Electrical insulation and tele-metry. The dielectric strength properties of PEEK are stable over a range of temperatures, humidities and frequencies, thus making it suitable for use in a variety of electrical insulation applications (Table I). Implantable devices with recharging batteries are prone to temperature increases because of their metal enclosures. This temperature increase is mainly a result of energy losses from generated eddy currents. As an electrical insulating material, PEEK polymer displays clear telemetry advantages over implantable metals. The material allows for radio frequency communications with no energy attenuation. Moreover, the induction charging of implantable batteries can be performed through a PEEK barrier with no heat being generated from eddy current losses.

Joining options
Research into the adhesion behaviour of implantable PEEK polymer has been pursued to provide device designers with a range of solutions for implementation in AIMDs. PEEK can be joined via fusion welding, laser welding, ultrasonic welding and adhesive joining. These processes have been proven to generate strong joints.

Tests conducted with several adhesives, for example, silicone, epoxy and acrylic, demonstrate that PEEK can be successfully joined. Furthermore, it was demonstrated that the joint strength of PEEK-to-PEEK joints using implantable silicone adhesives remained mostly unchanged before and after sterilisation by steam, EtO and gamma sterilisation.

As with most polymers, implantable PEEK has a low surface energy. Therefore surface treatments can be implemented to increase the surface energy of the material. As shown in Figure 4, PEEK joint strength was successfully enhanced with the use of surface pretreatments. Surface treatments were also observed to enhance the adhesion of PEEK to metals (Ti and cobalt chromium alloy) and to generate strong bonds.

Barrier properties
Implantable PEEK displays good resistance to gas permeation such as oxygen and helium. Furthermore, under humidity conditions the polymer shows low water absorption rates (0.5% wetwater basis). For an advanced implantable medical polymer, PEEK also displays low water vapour permeation. These barrier properties are shown in Table II.

FIGURE 3: Falling weight impact energy of PEEK and Ti films (method reference ASTM D3763).2 FIGURE 4: Impact of surface treatment in enhancing the joint strength of PEEK-to-PEEK bonded joints using implantable silicone adhesive.3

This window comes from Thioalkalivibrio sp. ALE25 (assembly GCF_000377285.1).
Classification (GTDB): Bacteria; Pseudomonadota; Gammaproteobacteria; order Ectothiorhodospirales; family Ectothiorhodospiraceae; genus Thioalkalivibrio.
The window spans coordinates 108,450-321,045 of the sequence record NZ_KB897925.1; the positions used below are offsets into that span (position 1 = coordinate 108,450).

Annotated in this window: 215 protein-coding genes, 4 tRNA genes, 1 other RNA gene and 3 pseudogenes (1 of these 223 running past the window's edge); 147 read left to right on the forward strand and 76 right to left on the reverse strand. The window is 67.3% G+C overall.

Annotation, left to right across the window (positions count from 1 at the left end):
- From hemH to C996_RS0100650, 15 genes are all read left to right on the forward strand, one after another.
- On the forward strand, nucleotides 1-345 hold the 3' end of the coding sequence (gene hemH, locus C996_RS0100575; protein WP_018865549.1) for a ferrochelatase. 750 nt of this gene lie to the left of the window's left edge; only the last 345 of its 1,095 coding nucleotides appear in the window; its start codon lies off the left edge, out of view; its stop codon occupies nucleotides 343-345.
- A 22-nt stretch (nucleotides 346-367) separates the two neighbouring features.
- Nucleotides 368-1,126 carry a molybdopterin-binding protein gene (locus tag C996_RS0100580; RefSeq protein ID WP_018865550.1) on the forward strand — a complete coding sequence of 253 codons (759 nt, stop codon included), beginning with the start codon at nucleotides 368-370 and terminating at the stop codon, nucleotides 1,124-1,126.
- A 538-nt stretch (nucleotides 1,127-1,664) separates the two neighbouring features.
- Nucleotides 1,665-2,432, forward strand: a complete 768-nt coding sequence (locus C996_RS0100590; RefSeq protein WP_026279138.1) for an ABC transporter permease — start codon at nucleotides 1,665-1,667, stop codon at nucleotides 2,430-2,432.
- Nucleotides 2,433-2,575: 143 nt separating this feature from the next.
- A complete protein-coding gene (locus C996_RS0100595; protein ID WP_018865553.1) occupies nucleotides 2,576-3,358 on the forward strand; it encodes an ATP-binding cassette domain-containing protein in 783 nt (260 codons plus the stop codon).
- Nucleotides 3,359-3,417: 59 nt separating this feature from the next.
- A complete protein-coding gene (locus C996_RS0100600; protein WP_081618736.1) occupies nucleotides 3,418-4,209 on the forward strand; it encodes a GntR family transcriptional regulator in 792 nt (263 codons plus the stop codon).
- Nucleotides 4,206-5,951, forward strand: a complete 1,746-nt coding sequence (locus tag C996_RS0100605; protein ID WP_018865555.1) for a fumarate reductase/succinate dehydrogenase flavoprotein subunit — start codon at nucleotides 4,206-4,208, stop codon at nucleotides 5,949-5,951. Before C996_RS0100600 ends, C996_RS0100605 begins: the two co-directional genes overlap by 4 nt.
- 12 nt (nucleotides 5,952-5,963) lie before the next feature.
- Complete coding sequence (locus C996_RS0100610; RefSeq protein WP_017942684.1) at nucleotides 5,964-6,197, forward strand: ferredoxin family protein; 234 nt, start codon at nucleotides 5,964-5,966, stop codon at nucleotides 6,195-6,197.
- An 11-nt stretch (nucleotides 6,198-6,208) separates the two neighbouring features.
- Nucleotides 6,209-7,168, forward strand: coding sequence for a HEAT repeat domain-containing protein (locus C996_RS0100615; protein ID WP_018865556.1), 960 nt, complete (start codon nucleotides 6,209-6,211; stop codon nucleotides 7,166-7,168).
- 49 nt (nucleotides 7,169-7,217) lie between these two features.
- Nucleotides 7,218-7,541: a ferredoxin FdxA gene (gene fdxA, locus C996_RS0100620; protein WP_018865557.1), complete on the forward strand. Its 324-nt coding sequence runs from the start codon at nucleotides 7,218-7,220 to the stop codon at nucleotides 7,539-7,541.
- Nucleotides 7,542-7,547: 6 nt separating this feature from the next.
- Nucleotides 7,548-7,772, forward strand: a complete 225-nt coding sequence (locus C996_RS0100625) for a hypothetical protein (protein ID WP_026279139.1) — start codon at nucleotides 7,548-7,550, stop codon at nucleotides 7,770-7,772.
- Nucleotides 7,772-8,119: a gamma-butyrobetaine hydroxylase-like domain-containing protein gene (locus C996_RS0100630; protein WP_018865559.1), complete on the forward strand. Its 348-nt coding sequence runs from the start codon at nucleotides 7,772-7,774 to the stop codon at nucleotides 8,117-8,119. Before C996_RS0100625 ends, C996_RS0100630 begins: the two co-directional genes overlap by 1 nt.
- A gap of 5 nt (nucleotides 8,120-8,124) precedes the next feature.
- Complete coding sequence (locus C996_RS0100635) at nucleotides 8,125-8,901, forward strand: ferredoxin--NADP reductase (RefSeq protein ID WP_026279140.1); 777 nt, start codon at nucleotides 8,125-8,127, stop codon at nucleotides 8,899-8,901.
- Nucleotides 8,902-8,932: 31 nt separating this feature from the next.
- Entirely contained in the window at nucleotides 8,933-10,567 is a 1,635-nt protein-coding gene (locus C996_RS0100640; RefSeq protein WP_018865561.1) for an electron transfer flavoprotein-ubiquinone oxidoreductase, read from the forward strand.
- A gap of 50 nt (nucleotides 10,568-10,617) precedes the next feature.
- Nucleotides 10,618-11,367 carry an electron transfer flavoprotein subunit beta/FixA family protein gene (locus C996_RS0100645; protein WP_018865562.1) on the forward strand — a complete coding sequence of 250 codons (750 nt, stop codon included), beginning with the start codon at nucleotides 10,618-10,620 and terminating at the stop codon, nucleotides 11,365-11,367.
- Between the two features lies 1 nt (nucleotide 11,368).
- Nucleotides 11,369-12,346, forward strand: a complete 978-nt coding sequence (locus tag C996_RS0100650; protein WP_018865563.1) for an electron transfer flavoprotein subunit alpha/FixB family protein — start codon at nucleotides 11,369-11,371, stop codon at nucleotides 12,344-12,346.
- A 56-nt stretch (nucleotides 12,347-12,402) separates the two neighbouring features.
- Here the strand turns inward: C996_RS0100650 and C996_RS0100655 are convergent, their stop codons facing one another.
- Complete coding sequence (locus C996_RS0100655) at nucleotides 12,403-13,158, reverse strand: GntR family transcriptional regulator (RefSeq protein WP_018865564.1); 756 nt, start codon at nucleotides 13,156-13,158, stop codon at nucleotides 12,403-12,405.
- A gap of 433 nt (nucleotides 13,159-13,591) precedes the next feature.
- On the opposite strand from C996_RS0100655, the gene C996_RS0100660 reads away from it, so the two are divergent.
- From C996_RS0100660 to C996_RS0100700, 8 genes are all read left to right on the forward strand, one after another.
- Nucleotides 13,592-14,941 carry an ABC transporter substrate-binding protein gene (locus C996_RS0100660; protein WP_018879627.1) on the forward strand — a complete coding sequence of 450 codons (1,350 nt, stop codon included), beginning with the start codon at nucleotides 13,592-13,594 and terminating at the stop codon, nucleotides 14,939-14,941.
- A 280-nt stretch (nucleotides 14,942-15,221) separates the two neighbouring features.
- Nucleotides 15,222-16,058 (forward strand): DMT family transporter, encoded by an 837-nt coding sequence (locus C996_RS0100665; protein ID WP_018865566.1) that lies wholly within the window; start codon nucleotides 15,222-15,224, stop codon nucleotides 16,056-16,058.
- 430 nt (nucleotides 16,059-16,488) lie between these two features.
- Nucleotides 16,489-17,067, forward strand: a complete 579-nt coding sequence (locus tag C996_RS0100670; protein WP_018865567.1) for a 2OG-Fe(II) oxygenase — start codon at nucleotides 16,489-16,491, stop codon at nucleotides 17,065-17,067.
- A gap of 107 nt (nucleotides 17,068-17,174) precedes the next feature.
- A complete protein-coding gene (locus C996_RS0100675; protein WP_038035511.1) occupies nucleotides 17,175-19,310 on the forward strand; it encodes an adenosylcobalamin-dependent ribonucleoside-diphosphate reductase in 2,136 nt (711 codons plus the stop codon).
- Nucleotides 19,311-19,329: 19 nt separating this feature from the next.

The long life expectancy of AIMDs means there is a need for long-term material hermeticity for applications such as some implanted pulse generator enclosures. One option for PEEK barrier enhancement is the metallisation or coating of its surface. It has been observed that Ti alloy coating, single sapphire layer coating and epoxy adhesive potting would allow for a substantial reduction in the water vapour permeability rate. Another alternative that medical device manufacturers have successfully followed is redesigning devices by incorporating hybrid PEEK–metal enclosures.

Substrate for implantable electrodes
PEEK polymer is receptive to being printed on by normal methods such as screen printing, transfer printing and ink jet printing. Studies conducted in collaboration with the University of Strathclyde (Glasgow, UK, www.strath.ac.uk/bioeng) evaluated PEEK performance as a substrate material for screen printing of implantable electrodes and flexible circuits. It was observed that amorphous and semicrystalline PEEK films (100-µm thick) can be used to screen print platinum and silver (Ag/AgCl) electrodes. Platinum and silver PEEK electrodes were flexible and resistant to manual bending, ultraviolet and EtO sterilisation and 72-hour saline immersion.

Impedance measurements on PEEK electrodes displayed similar behaviour to respective standard wire electrodes. PEEK electrodes showed stable impedance behaviour in physiological saline solution over 72 hours. Electrode impedance was measured with a 1260 impedance analyser (Solartron, CS international Ltd., UK, www.tics.co.uk), over a test frequency of 0.1 Hz to 10 MHz with an applied 200 mV amplitude. Also, fibroblast cells were confirmed to have grown in the presence of platinum screen printed PEEK electrodes. Therefore, platinum PEEK electrodes are found to be viable implantable solutions with no apparent change in their morphology.

An advanced solution
There has been progressive expansion in the adoption of implantable PEEK polymer for AIMDs since its introduction in 1999. Its benefits support it as the material of choice for the development of the next generation of AIMDs.

The work on PEEK substrate for implantable electrodes was conducted in collaboration with V. Raghunathan and P. Connolly at the University of Strathclyde, Glasgow, UK, www.strath.ac.uk/bioeng.

1. E.S. Krames at al., “What is Neuro-modulation?” Neuromodulation,Volume 1, E.S. Krames, P.H. Peckham, A. R. Rezai, Eds., Academic Press, San Diego, USA, 3–8 (2009).
2. Data on file at Invibio Ltd, Thornton Cleveleys, UK.
3. M. Tavakoli et al., “An Assessment of Adhesive Bonding of PEEK-OPTIMA for Medical Device Applications,” Proceedings of Medical Polymers 2004, 4th international conference focusing on polymers used in the medical industry, Smithers Rapra Ltd, Shrewsbury, UK (2004).
4. S. Green, “Implantable Device,” World Intellectual Property Organisation,
WO 2009/068914A1.

Nuno Sereno PhD is a Product Development Project Manager at Invibio Ltd, Technology Centre, Hillhouse International, Thornton Cleveleys FY5 4QD, UK tel. +44 1253 898 000, e-mail: nsereno@invibio.com www.invibio.com